Fourteen new additions indicate companies are starting to experience headwinds in November 2022.

The new additions were Southern Copper (SCCO), Lumen Technologies (LUMN), B&G Foods (BGS), Sturm, Ruger (RGR), United-Guardian (UG), Generation Income Properties (GIPR), Medalist Diversified REIT (MDRR), BP Prudhoe Royalty Trust (BPT), Devon Energy (DVN), Fortress Transportation (FTAI), Sachem Capital (SACH), MV Oil Trust (MVO), VOC Energy Trust (VOC).

Market Valuation

The S&P 500 Index is trading at a price-to-earnings ratio of 21.18X, and the Schiller P/E Ratio is about 29.79X. These multiples are based on trailing twelve months (TTM) earnings.

The long-term means of these two ratios are approximately 16X and 17X, respectively. 

The market is still overvalued despite the recent correction and a bear market and rebound. Earnings multiples of more than 30X are overvalued based on historical data.

S&P 500 PE Ratio History

SP500 PE Ratio

Shiller PE Ratio History

Shiller PE Ratio

Stock Market Volatility – CBOE VIX

This past week, the CBOE VIX measuring volatility was down about 1.5 points at 19.06. The long-term average is approximately 19 to 20. The CBOE VIX measures the stock market’s expectation of volatility based on S&P 500 Index options. It is commonly referred to as the fear index.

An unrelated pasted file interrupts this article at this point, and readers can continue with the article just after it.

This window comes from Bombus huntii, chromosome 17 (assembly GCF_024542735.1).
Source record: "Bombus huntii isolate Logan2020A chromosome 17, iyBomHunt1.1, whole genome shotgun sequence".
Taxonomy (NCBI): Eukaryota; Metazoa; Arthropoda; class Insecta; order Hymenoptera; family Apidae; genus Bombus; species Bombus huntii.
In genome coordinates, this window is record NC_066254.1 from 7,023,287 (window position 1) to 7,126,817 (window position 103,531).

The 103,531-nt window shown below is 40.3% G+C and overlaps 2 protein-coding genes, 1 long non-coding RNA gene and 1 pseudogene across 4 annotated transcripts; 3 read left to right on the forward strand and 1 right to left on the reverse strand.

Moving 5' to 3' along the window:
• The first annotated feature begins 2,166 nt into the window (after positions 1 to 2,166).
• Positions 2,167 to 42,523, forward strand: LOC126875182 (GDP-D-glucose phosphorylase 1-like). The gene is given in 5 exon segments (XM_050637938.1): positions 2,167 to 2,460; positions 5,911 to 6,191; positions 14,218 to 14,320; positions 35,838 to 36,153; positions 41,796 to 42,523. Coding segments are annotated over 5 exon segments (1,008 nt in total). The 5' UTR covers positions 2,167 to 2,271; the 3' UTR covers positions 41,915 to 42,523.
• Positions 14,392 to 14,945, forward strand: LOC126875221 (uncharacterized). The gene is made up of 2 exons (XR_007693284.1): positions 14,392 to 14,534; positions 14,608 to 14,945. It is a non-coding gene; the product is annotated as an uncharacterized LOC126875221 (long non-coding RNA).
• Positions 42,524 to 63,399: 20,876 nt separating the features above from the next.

Source: Google

Yield Curve

The yield curves are the 10-year U.S. Treasury Bond minus the 3-month U.S. Treasury Bill from the New York Fed and the 10-year U.S. Treasury Bond minus the 2-year U.S. Treasury Bond from the St. Louis Fed.

10-Year Bond minus 3-Month Bill
Source: N.Y. Fed
Spread Between 2-Year and 10-year US Treasuries
Source: St. Louis Fed

Economic News

The Conference Board’s Consumer Confidence Index® decreased in November to 100.2 (1985=100), down from October’s downwardly revised 102.2 reading. The index is now at its lowest since July’s 95.7 reading and marks two consecutive monthly declines. The Present Situation Index, based on consumers’ sentiment toward current business conditions and the labor market, dropped to 137.4 from a downwardly revised 138.7 the previous month. Based on consumers’ six-month outlook for income, business, and labor market conditions, the expectations index also declined, down to 75.4 from 77.9 the previous month. A reading below 80 for the expectations index is considered recessionary. In addition, the share of consumers planning to purchase homes, automobiles, and big-ticket appliances decreased.